Bi-Month-to-month Tax Publication – March, 2022-April, 2022 – Tax Authorities

DIRECT TAX

AUSTRALIAN GOVERNMENT AGREES TO AMEND ITS DOMESTIC TAX LAWS TO
STOP DOUBLE TAXATION OF INCOME OF INDIAN IT COMPANIES FROM OFFSHORE
SERVICES TO AUSTRALIAN COMPANIES

Article 12 of the Double Taxation Avoidance Agreement between
India and Australia (DTAA) grants Australia the
right to tax income earned by providing technical services as
royalty.

Federal Court of Australia (Federal Court), in
the case of Satyam Computer Services Limited v. Commissioner of
Taxation1, had held that income earned by
Indian information technology (IT) companies for
providing IT services to Australian company through employees based
in India (offshore services) would be taxable as
‘royalty’ in Australia.

The taxpayer, an Indian IT company resident in India, had a
permanent establishment (PE) in Australia and
separately was also providing offshore services to its clients in
Australia. The fees paid to the taxpayer by Australian clients for
providing offshore services was taxed as ‘royalty’ in
Australia, as well as in India under Indian income tax laws. The
taxpayer challenged the decision of imposition of tax in Australia
in the Federal Court.

The taxpayer claimed that: (a) royalty, i.e., income earned for
offshore services, could be taxed in Australia as business income
under Article 7 of the DTAA, only if it was connected to its PE in
Australia. It contended that that since the offshore services were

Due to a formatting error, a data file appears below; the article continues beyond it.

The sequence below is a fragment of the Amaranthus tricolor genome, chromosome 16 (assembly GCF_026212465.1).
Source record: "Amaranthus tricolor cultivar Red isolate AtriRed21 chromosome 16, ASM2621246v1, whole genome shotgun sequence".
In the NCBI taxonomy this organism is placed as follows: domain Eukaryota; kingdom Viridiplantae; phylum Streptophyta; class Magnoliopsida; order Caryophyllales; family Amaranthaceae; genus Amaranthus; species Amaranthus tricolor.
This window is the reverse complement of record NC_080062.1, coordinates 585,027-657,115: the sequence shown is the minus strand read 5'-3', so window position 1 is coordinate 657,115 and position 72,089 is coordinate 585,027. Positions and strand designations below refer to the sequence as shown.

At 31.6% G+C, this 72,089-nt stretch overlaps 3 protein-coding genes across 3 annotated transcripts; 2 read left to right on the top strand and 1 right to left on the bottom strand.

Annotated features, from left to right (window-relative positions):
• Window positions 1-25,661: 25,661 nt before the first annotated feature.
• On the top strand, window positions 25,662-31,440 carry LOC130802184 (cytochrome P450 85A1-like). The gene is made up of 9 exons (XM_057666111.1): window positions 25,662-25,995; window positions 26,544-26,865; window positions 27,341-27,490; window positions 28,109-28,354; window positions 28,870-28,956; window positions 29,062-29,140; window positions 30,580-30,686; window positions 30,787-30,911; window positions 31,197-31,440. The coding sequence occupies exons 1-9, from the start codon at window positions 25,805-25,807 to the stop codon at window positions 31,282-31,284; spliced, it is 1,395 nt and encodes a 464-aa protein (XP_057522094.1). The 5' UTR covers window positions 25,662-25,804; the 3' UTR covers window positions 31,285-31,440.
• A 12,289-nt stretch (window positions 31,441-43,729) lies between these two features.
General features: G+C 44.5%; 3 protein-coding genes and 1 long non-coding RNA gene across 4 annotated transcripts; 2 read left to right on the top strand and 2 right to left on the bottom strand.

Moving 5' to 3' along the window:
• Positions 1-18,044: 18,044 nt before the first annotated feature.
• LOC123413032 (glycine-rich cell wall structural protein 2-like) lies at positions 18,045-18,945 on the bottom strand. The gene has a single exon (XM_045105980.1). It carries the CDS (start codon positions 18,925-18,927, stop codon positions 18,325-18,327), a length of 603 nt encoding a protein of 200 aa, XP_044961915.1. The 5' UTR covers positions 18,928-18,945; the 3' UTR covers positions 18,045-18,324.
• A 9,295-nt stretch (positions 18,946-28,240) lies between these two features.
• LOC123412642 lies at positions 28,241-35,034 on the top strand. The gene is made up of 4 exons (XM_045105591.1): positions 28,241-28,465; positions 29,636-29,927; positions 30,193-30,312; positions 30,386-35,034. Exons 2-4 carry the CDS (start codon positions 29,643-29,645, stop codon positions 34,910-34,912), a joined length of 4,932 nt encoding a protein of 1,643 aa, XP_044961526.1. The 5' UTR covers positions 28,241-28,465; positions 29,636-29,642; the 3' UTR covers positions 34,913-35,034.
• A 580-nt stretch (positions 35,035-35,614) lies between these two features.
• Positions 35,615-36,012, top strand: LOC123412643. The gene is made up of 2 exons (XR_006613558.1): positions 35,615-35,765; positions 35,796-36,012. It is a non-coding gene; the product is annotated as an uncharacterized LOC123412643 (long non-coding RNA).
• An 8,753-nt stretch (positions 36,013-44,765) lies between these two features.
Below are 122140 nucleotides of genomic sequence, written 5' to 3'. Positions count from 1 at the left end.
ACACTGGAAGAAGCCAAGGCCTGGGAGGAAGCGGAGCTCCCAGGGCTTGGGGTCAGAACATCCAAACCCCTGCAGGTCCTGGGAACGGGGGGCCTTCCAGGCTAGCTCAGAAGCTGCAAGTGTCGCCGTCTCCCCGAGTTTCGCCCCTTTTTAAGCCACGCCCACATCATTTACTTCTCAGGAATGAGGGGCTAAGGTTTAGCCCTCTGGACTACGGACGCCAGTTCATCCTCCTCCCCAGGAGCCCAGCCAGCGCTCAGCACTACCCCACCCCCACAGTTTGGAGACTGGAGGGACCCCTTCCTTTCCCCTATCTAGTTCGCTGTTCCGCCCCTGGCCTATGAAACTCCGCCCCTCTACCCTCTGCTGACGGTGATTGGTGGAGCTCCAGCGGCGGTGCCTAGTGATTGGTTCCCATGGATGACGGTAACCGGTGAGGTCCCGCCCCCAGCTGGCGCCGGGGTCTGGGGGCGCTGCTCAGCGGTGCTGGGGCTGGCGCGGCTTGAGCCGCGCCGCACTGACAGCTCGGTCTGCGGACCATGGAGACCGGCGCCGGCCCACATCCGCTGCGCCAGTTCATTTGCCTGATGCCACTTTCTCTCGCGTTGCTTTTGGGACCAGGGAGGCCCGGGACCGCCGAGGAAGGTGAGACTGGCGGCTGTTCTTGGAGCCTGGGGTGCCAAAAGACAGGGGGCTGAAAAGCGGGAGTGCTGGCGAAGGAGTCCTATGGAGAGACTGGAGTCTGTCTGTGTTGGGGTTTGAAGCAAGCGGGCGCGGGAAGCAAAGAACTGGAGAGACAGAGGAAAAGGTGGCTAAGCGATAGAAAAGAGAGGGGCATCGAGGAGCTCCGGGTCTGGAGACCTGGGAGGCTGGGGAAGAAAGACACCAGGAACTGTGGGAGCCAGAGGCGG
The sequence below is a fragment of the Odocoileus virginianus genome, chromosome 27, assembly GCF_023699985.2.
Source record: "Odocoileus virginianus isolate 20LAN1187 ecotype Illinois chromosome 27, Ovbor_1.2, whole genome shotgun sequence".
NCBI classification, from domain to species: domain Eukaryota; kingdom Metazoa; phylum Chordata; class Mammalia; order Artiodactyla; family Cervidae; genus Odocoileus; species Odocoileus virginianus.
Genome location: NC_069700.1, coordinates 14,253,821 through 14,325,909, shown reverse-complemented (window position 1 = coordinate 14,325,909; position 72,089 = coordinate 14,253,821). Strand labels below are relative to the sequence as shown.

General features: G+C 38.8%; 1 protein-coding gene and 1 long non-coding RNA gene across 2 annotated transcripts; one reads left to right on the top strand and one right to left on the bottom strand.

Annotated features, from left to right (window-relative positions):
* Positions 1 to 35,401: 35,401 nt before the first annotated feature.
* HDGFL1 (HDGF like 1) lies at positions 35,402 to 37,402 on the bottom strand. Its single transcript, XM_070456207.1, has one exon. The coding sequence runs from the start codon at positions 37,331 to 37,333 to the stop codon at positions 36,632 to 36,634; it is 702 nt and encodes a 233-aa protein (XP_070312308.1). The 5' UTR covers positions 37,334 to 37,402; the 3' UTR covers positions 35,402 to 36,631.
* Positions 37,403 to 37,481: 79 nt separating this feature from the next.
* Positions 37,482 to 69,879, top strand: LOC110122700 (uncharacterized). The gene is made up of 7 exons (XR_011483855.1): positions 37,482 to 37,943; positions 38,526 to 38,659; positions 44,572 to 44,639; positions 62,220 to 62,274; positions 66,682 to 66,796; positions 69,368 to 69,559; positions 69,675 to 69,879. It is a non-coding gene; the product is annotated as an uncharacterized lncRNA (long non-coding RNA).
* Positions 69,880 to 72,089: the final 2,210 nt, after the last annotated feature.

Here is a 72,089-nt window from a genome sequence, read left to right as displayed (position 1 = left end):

not undertaken by its Australia PE, such income would not be
taxable in Australia; and (b) income received for offshore services
is not taxable in Australia under its domestic tax law, as under
Australian tax law income of a non-resident taxpayer is taxable
only when it has an Australian source.

However, rejecting the claim of the taxpayer, the Federal Court
held that a portion of payments received by the taxpayer against
offshore services satisfied the definition of ‘royalty’
under Article 12(3)(g) of the DTAA and hence such payments were
liable to tax as royalty income in Australia.

Due to the ruling of the Federal Court, any income earned by
taxpayers for providing offshore services to clients in Australia,
though not taxable under the domestic tax law of Australia, was
made taxable in Australia by virtue of DTAA provisions.

This ambiguity created in respect of taxation of income received
by Indian IT companies for offshore services stands resolved with
India and Australia entering into an Economic Cooperation and Trade
Agreement (ECTA) on April 2, 2022 and signing a
letter of understanding2 under which Australian government
has committed to amend its domestic tax laws, to prevent taxation
in Australia of income earned by Indian IT firms from offshore
services. This development comes as a huge relief to Indian IT
companies which were adversely impacted by the decision of Federal
Court.

SUPREME COURT UPHOLDS VALIDITY OF ASSESSMENT ORDER (AO) PASSED
ON AMALGAMATING COMPANY CEASING TO EXIST POST AMALGAMATION

The Supreme Court (SC), in the case of Mahagun
Realtors Private Limited v. Principal Commissioner of Income Tax
(PCIT)3 distinguished, on facts, its own
decision, in the case of PCIT v. Maruti Suzuki India Limited4 and
upheld the validity of an AO passed in the name of amalgamating
company which ceased to exist post amalgamation.

Mahagun Realtors Private Limited (MRPL or